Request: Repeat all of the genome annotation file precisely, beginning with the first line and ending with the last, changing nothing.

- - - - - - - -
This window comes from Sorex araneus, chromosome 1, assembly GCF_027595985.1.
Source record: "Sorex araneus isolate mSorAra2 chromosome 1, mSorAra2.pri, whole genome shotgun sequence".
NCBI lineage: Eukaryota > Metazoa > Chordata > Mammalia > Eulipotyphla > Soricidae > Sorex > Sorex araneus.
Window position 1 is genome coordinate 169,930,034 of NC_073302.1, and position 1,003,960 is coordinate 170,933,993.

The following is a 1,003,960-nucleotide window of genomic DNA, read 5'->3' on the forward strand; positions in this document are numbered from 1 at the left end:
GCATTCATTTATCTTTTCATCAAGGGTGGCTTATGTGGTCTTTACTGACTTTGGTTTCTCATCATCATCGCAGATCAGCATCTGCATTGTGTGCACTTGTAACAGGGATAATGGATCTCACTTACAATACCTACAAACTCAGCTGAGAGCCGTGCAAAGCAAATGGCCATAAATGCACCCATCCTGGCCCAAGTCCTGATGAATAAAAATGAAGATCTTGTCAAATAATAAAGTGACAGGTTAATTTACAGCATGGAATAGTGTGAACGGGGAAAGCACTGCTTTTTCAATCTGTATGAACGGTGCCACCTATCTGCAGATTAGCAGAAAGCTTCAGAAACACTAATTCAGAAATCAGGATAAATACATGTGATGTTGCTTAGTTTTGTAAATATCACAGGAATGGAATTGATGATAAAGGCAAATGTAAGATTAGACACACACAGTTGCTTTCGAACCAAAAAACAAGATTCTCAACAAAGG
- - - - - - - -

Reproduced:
This window comes from Sorex araneus, chromosome 1, assembly GCF_027595985.1.
Source record: "Sorex araneus isolate mSorAra2 chromosome 1, mSorAra2.pri, whole genome shotgun sequence".
NCBI lineage: Eukaryota > Metazoa > Chordata > Mammalia > Eulipotyphla > Soricidae > Sorex > Sorex araneus.
Window position 1 is genome coordinate 169,930,034 of NC_073302.1, and position 1,003,960 is coordinate 170,933,993.

The following is a 1,003,960-nucleotide window of genomic DNA, read 5'->3' on the forward strand; positions in this document are numbered from 1 at the left end:
GCATTCATTTATCTTTTCATCAAGGGTGGCTTATGTGGTCTTTACTGACTTTGGTTTCTCATCATCATCGCAGATCAGCATCTGCATTGTGTGCACTTGTAACAGGGATAATGGATCTCACTTACAATACCTACAAACTCAGCTGAGAGCCGTGCAAAGCAAATGGCCATAAATGCACCCATCCTGGCCCAAGTCCTGATGAATAAAAATGAAGATCTTGTCAAATAATAAAGTGACAGGTTAATTTACAGCATGGAATAGTGTGAACGGGGAAAGCACTGCTTTTTCAATCTGTATGAACGGTGCCACCTATCTGCAGATTAGCAGAAAGCTTCAGAAACACTAATTCAGAAATCAGGATAAATACATGTGATGTTGCTTAGTTTTGTAAATATCACAGGAATGGAATTGATGATAAAGGCAAATGTAAGATTAGACACACACAGTTGCTTTCGAACCAAAAAACAAGATTCTCAACAAAGG